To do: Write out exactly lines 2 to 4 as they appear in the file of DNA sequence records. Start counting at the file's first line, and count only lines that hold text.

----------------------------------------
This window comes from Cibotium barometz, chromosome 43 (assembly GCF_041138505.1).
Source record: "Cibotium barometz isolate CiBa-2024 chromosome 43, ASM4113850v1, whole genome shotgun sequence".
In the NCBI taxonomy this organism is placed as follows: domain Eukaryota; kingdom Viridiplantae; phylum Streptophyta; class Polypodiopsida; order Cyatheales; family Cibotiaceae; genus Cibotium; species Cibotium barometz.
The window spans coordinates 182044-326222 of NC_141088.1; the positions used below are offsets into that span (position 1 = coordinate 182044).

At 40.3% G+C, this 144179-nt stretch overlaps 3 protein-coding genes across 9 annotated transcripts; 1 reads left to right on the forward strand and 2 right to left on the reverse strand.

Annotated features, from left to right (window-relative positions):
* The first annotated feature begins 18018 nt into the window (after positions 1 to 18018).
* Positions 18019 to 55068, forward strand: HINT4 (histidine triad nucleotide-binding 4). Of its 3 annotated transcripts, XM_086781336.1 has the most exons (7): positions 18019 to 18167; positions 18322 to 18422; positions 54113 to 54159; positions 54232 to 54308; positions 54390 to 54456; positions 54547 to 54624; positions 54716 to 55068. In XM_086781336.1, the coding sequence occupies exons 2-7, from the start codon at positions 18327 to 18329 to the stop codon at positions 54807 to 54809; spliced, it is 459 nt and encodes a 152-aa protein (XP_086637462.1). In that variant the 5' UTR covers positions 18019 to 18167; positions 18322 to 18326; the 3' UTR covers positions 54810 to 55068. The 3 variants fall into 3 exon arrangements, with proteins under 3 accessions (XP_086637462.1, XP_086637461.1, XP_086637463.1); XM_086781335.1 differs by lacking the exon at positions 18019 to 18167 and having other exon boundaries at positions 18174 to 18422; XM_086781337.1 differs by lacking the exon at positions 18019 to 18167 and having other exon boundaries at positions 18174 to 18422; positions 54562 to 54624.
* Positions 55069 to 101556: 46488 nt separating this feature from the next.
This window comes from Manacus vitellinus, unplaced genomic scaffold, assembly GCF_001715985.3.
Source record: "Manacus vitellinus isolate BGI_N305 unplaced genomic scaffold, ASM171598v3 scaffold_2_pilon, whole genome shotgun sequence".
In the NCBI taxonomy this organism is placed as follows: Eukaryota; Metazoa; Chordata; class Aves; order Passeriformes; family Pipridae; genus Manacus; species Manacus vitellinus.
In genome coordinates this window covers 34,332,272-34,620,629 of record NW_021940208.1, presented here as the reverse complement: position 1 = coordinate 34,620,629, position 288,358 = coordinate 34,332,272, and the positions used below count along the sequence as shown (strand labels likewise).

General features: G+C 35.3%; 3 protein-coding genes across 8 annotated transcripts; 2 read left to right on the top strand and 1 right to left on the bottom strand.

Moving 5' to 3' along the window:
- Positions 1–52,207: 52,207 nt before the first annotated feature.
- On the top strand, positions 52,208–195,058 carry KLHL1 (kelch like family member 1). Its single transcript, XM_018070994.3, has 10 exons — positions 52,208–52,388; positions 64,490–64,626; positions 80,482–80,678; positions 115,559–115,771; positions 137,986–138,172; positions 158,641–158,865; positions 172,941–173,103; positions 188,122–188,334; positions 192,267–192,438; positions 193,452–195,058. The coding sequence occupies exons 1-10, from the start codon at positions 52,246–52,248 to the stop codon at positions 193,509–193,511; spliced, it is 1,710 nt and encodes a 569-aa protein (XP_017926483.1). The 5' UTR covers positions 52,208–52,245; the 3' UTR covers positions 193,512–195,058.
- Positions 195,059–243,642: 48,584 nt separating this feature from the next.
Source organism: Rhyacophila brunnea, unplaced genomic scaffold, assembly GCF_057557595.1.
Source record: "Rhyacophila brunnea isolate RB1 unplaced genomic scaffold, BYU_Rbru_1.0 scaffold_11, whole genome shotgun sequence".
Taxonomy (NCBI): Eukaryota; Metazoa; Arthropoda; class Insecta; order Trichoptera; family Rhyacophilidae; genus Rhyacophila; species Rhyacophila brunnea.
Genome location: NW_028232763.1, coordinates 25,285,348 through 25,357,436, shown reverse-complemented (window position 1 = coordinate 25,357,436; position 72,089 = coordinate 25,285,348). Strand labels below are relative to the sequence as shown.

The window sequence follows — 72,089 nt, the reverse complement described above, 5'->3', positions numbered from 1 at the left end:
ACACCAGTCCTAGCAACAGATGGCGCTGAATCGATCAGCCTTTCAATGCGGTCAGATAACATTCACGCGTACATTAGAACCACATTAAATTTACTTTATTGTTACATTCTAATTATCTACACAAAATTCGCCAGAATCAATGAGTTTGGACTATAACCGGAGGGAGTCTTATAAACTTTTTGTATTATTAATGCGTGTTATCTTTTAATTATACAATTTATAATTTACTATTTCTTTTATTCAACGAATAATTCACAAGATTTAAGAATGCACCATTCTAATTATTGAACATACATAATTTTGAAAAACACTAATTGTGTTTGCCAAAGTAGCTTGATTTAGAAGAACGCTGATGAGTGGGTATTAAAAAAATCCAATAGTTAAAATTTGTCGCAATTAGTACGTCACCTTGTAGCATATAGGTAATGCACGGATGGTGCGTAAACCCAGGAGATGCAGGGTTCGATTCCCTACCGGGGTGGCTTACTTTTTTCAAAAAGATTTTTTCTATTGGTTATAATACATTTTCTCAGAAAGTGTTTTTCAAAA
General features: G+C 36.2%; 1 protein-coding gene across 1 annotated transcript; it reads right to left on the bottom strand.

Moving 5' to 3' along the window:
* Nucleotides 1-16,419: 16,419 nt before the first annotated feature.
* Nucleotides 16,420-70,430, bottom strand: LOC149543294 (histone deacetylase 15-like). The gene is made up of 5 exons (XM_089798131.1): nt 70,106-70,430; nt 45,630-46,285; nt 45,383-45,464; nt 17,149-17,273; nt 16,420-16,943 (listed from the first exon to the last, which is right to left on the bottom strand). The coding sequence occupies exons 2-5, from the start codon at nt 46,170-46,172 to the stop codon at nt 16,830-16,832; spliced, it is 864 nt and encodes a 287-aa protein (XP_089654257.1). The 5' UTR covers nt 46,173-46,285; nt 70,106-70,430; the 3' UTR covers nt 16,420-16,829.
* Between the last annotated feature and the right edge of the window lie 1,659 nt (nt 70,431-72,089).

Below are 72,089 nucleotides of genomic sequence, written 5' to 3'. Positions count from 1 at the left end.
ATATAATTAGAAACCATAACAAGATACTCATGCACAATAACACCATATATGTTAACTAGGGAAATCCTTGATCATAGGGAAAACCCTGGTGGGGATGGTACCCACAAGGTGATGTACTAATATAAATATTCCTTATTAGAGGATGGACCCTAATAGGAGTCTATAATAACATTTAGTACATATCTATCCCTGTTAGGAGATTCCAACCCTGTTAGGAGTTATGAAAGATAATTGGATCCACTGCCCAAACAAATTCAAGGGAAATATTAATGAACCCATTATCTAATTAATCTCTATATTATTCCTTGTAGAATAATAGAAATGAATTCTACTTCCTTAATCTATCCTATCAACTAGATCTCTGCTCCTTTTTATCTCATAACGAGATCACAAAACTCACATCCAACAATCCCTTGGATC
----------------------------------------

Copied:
Source record: "Cibotium barometz isolate CiBa-2024 chromosome 43, ASM4113850v1, whole genome shotgun sequence".
In the NCBI taxonomy this organism is placed as follows: domain Eukaryota; kingdom Viridiplantae; phylum Streptophyta; class Polypodiopsida; order Cyatheales; family Cibotiaceae; genus Cibotium; species Cibotium barometz.
The window spans coordinates 182044-326222 of NC_141088.1; the positions used below are offsets into that span (position 1 = coordinate 182044).